We’ve taken the boys abroad a few times now, and we commented to each other this time round, that we have definitely become more streamlined. We never took Winston or Rufus abroad as tiny babies, so taking baby O was a new experience for us. After taking him, my feelings are that as long as babies are with you – they don’t really care about much else! I would absolutely do it again. Child-wise, he was by far the least of our worries, and I thought it would be fun to put together a few family travel tips.
This time I was quite ruthless with what made it into the suitcases and what didn’t. It was also the first time I have ever planned outfits properly – usually I start off well, and then ‘just in case’ items keep creeping in, so it turns into an almighty mess. As you can imagine, this made a huge difference, and was so worth the extra time I put into deciding what to take. Each morning it was so easy deciding what to wear as I’d taken a mini ‘capsule wardrobe’, where most things could be mixed and matched. I bought a white linen blouse from Zara and it was so useful.
Jared is one of those people that can pack in one evening, but for me the whole thing is a process, and I start laying out and collecting items the week before.
- Books and toys – Not for baby O, but I always take a few books with us to maintain a bit of normality at bedtime. A couple of story books, and then a couple of picture books that are more open ended. A pad of paper and some pencils for Win and then some cars for Ru.
- Large muslins, or a light cotton scarf – These are brilliant when it’s hot, to use as a shade, a cover up, or a light blanket.
- Public transport – Kids love public transport, and we whenever we are away we try to use it. We hired a car this time, but on our day in the city we spent hours on public transport. The boys loved it and we found it far less stressful. I love trying to work out where we’re going.
- Breastfeeding – I’m going to be honest here – I’m not one of those women that loves breastfeeding, gets emotional when it comes to an end or misses it, but the one thing it is; is practical. Seriously practical. I was thankful for it so many times on holiday – on the beach, on the tram, by the pool, on the aeroplane, or if I needed him to fall to sleep quickly. I did intend on taking a bottle to carry some cool boiled water around with me, but in the end I decided feeding him would be easier.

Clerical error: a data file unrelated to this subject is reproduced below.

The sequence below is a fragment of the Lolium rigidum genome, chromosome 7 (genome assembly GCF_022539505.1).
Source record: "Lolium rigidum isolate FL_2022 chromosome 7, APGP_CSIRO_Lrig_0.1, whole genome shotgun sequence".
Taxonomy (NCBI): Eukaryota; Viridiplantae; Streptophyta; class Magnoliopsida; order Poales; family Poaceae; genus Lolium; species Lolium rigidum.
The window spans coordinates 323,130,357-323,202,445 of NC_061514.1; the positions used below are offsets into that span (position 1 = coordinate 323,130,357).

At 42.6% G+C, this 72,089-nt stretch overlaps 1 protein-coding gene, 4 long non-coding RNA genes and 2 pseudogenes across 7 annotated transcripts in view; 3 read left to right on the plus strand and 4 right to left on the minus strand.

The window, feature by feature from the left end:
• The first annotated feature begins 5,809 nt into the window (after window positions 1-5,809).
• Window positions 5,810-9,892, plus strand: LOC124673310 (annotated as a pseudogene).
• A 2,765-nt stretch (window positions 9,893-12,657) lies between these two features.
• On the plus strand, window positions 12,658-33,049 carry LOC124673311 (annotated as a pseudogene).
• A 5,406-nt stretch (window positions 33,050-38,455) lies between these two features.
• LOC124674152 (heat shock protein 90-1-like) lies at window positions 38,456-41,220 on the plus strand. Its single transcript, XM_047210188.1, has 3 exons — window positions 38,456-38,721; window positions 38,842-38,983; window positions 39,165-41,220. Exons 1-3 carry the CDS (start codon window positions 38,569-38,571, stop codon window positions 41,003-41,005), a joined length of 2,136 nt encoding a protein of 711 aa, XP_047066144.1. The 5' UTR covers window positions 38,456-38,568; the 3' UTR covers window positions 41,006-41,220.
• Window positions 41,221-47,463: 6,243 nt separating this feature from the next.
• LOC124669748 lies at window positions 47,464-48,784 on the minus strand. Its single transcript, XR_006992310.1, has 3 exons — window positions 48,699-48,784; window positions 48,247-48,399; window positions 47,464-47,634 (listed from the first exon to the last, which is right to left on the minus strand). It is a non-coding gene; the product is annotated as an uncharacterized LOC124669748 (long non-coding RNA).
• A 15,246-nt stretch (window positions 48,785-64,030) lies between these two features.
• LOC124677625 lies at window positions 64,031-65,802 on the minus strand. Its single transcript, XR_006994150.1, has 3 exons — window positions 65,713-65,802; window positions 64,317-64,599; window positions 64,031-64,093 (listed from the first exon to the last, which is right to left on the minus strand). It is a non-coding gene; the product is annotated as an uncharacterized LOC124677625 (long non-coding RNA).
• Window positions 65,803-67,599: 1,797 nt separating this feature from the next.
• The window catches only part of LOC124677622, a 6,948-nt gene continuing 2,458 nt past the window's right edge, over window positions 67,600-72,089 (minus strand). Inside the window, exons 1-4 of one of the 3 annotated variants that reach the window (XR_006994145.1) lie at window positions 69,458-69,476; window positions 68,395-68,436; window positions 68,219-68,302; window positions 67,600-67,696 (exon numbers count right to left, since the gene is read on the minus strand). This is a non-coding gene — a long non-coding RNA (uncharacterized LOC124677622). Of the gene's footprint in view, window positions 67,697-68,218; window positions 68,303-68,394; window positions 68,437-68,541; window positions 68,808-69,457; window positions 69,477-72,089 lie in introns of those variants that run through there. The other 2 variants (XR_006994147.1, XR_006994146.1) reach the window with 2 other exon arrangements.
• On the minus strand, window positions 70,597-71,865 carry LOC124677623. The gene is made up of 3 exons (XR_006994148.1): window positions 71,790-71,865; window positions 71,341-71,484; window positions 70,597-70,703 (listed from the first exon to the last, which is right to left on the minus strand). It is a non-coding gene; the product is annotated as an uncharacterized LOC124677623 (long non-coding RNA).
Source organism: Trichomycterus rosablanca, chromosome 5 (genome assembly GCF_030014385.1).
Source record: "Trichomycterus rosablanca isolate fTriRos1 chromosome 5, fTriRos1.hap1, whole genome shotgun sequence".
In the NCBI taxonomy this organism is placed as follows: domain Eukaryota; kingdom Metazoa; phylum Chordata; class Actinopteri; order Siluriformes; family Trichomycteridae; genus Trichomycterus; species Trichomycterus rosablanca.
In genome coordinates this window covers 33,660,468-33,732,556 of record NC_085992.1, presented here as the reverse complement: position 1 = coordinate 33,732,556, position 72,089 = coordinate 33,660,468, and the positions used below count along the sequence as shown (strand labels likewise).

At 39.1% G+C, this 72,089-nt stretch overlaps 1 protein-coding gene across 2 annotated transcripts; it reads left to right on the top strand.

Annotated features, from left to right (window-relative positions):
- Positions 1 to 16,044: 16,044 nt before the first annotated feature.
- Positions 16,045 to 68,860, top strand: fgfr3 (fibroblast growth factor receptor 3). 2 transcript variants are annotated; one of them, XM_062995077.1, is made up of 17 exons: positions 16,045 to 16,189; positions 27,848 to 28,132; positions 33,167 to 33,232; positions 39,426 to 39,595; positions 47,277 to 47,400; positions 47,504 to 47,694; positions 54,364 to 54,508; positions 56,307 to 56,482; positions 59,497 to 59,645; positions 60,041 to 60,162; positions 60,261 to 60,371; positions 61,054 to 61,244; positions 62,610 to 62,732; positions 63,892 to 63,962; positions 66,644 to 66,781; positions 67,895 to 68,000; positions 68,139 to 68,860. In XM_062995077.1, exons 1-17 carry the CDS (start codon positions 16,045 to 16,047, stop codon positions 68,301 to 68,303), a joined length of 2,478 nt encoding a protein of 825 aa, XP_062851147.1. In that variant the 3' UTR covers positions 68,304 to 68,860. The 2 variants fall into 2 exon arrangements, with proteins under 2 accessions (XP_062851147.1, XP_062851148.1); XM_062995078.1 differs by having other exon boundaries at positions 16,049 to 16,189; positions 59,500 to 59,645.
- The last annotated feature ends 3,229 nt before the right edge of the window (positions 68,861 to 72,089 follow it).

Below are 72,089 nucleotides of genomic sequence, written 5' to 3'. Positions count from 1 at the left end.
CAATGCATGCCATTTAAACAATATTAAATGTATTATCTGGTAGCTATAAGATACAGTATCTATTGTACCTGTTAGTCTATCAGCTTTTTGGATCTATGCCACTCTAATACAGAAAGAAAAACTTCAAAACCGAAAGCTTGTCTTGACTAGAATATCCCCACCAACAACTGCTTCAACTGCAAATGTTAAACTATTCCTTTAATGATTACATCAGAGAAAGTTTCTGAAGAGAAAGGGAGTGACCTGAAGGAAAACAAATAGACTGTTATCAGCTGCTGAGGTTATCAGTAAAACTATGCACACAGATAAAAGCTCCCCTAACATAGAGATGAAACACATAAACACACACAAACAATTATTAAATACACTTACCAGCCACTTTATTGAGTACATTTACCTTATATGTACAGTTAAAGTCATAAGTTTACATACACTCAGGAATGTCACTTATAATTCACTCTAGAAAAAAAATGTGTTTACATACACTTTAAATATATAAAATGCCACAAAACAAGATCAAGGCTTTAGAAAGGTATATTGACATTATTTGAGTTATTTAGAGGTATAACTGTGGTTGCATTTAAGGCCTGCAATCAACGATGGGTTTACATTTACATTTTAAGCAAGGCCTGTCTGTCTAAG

- Timing – Each night before going to bed we’d plan the next day, and then talk about who we wanted to nap and when. Some nights we needed them to be happy in the evening (which meant a nap), and others we wanted them bed right on time (no nap). Some nights Jared and I were in bed just reading by 8pm. Total bliss.
- Snacks (and lots of water) – For everyone – including the adults. Plus an obligatory ice cream each day!
- Space – A very obvious one, but if you are planning on sight seeing with very little ones, it is a good idea to favour those with lots of space, so they can run around freely.
- Separating – This is something we have started doing recently. Separating Win and Ru makes some situations much easier (in a supermarket, walking around town) as they can be really silly together. It also helps us keep track of them more easily. I usually have Otto and Winston, and Jared will take Rufus. At bed time separating them really helped us – both of them were completely wired for the first two nights on holiday, so we decided to put them to bed in different rooms, then move one of them later.
- Baby wearing – We did take a small travel buggy for Ru, but no way did we want to take a double one. I use a wrap a lot anyway, and on holiday they are just as useful – getting a baby to sleep during the day doesn’t become a big event, they just drop off. It was 27 degrees, and I did think that if it were any hotter a wrap might become a little too hot; for both the wearer, and the baby. Although once a baby is a little older, this is less of a problem.
- iPad – The boys don’t use the iPad at all, other than when we are holiday, and even then it’s restricted to the aeroplane. On aeroplanes they are allowed to watch anything they like, for as long as they like. I have a big thing about my children ‘being present’, and this applies even more on holiday…but for the journey there and back – it is our best friend.